I read a bit on the topic, watched quite a few online videos, and talked to local shops as well as chefs.
What I found was a LOT of confusion and inconsistency ... not to mention some obvious flat-out misinformation.
Even among otherwise knowledgeable & respected sources, for example, there was contradiction and lack of consensus about in which direction to sharpen a blade
____ (drawing it INTO the edge _or_ AWAY FROM the edge)

Some were adamant about one, some strongly favored the other direction, and some said either was correct or OK !! ?? hmmmm

Most though seemed to agree, sharpen in one direction only.
Yet ...I spoke to a few professionals (chefs, butchers) who sharpen their own blades using BOTH directions (going back n forth) !! ?? WTF @#$%^&

ANOTHER ISSUE
As long as you stick to *one choice*, does it really matter whether you use oil _versus_ water ?

MAJOR ISSUE
Learning how to consistently hold the proper angle while sharpening on a stone has been a real frustrating skill or variable for me. Heck the difference between 18 and 22 is not that easy to see and learn to hold, even when I bring out a protractor. Yet it can make a BIG difference in the final result. I was hoping to be able to use the high quality (and costly) stones I already have without having to buy new systems like GATCO, or Lansky or Edge Pro.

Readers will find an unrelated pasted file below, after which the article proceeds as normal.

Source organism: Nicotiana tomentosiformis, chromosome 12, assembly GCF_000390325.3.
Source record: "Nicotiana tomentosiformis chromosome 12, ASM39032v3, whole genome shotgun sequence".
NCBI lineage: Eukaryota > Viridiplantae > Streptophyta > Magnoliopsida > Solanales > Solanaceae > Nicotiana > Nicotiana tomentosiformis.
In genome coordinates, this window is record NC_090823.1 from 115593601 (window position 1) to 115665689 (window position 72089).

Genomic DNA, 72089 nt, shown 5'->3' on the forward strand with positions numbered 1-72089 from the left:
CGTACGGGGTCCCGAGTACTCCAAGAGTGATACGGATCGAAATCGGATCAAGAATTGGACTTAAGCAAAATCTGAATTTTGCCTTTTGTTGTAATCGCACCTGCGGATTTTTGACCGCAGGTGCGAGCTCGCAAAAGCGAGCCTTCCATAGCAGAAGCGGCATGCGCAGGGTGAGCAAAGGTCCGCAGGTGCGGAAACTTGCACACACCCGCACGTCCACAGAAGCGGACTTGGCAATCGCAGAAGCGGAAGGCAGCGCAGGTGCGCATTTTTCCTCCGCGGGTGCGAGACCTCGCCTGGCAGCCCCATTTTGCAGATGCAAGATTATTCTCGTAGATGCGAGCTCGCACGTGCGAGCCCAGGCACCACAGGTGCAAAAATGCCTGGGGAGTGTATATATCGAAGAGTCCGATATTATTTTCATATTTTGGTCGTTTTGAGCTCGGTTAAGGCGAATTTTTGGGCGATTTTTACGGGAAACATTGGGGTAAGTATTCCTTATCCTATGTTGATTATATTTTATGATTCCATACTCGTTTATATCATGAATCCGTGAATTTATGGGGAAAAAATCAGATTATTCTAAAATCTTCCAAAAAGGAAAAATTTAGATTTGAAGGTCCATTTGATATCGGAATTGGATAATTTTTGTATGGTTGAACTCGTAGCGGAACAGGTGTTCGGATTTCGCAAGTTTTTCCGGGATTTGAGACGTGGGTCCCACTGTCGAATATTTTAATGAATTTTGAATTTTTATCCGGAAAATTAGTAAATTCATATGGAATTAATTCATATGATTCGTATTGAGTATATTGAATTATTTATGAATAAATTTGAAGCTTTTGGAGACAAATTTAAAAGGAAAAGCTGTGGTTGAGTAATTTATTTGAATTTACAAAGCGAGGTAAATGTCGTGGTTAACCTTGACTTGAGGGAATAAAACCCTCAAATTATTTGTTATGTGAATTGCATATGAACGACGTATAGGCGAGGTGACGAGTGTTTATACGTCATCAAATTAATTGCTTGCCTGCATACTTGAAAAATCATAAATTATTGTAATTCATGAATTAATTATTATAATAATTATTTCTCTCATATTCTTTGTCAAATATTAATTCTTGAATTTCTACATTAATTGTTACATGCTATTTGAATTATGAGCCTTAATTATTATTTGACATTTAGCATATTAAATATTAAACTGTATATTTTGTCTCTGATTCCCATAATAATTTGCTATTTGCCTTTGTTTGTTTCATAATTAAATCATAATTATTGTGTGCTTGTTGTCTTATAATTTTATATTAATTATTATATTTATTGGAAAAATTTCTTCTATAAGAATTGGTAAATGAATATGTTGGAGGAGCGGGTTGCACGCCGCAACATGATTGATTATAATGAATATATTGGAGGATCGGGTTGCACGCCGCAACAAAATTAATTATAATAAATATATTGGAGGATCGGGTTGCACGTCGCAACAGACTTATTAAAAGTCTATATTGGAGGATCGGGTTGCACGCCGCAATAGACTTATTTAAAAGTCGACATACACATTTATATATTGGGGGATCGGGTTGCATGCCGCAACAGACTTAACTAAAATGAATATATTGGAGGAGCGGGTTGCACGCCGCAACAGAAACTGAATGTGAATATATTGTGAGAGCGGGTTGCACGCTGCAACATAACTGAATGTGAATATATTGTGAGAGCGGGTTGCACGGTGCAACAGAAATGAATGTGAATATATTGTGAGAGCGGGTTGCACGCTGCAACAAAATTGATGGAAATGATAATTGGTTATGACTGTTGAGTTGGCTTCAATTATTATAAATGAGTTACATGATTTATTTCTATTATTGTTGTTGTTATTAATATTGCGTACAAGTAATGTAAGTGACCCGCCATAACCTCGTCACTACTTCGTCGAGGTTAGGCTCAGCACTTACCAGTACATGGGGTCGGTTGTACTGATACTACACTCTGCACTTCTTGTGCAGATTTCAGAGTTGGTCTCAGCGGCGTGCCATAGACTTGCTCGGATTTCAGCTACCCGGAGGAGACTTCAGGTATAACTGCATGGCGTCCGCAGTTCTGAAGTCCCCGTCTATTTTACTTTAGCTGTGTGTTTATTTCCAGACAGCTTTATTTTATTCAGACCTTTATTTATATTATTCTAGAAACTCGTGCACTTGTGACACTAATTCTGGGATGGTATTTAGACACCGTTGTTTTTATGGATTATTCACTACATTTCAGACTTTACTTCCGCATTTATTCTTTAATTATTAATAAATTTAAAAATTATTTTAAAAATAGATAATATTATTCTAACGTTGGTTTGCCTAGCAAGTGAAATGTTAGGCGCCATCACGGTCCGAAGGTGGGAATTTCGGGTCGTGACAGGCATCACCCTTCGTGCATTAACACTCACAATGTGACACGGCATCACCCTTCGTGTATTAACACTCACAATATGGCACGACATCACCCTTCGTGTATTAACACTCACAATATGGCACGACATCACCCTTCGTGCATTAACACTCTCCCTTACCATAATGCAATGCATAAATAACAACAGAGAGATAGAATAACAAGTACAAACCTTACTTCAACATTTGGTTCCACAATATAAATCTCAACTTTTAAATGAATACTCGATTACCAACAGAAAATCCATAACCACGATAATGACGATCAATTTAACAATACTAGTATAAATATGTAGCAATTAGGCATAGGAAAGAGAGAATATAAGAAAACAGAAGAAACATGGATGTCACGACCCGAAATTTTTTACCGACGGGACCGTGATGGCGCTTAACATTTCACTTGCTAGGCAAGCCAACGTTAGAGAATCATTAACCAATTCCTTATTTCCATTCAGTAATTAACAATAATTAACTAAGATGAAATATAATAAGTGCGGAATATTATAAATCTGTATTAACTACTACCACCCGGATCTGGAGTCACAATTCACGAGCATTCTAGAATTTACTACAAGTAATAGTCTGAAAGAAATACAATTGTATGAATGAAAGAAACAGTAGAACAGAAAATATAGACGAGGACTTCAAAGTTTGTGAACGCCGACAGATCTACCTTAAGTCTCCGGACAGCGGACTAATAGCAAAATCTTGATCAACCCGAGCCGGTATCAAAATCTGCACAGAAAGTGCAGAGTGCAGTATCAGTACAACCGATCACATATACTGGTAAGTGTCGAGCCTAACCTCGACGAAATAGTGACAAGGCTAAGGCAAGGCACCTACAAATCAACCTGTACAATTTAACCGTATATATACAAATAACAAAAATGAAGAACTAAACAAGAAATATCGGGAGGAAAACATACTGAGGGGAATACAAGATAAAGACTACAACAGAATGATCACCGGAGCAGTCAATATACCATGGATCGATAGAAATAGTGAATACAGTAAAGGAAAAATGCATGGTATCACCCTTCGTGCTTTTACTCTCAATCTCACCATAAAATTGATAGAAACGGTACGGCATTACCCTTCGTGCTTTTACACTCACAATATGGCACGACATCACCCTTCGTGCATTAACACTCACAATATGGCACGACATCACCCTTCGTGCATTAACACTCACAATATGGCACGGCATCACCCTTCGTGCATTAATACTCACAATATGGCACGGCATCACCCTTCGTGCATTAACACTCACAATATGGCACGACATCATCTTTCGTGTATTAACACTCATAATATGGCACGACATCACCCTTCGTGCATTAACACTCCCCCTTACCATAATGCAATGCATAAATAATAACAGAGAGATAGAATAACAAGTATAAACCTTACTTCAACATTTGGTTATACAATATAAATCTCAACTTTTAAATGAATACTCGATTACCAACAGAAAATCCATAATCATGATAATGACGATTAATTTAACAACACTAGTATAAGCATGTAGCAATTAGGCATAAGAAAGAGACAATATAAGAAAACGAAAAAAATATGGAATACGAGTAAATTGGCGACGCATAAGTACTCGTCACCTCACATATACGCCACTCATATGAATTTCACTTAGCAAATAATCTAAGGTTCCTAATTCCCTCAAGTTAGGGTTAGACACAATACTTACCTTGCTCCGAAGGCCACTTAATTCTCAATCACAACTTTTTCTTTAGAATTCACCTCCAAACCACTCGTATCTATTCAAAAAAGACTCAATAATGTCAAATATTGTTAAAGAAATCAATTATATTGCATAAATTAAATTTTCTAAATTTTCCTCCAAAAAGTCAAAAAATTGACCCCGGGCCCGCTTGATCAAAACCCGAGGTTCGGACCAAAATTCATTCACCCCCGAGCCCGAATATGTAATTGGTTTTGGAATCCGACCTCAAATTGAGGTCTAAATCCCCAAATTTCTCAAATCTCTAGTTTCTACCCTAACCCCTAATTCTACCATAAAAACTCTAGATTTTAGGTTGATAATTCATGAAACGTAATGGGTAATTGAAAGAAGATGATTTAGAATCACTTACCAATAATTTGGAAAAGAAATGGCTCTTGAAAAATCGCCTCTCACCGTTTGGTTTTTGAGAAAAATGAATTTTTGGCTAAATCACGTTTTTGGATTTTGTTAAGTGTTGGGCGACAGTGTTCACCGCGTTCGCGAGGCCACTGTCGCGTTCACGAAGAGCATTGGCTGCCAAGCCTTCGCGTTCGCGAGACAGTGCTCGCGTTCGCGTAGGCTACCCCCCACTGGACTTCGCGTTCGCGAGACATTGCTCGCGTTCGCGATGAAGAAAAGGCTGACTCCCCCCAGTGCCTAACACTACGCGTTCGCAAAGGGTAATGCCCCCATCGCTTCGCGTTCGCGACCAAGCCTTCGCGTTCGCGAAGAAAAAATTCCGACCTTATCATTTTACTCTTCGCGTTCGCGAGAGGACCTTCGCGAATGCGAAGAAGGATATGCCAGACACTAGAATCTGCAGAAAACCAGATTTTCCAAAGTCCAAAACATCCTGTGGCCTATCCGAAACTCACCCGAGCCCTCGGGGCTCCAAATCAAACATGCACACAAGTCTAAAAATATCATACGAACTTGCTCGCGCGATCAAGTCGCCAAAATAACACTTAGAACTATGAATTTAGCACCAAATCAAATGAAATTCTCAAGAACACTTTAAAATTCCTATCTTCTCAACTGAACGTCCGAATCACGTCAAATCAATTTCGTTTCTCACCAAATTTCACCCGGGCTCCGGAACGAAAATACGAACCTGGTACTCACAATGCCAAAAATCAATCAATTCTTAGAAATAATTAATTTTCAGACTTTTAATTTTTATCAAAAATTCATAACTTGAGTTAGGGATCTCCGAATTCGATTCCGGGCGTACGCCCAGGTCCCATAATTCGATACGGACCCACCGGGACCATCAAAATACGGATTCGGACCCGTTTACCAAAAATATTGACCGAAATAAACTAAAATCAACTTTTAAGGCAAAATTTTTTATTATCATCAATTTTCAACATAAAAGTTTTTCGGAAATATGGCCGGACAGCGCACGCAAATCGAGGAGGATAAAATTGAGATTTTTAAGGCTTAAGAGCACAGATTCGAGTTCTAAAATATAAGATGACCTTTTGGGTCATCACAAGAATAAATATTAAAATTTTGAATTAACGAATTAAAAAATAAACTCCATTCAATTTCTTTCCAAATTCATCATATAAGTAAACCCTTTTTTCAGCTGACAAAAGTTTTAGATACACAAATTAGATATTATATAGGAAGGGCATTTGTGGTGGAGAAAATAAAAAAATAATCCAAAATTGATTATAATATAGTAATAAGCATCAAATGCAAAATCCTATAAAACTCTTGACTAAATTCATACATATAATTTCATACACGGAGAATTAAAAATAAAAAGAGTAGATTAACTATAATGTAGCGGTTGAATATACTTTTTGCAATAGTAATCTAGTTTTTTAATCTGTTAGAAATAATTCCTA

Such are the questions and info I'd like to better understand & master.

I already know that there are almost as many opinions as there are persons asked. And this may lead to more unresolved discussion, but...
I thought there was a thoroughness & sensibility to this group that might help us see if there are any areas we can collective arrive at some consensus about.

Do you have any info or advise you can share ?
What advice can you offer on... how to learn good sharpening skills without someone at hand to help point out or correct mistakes and bad habits ?
.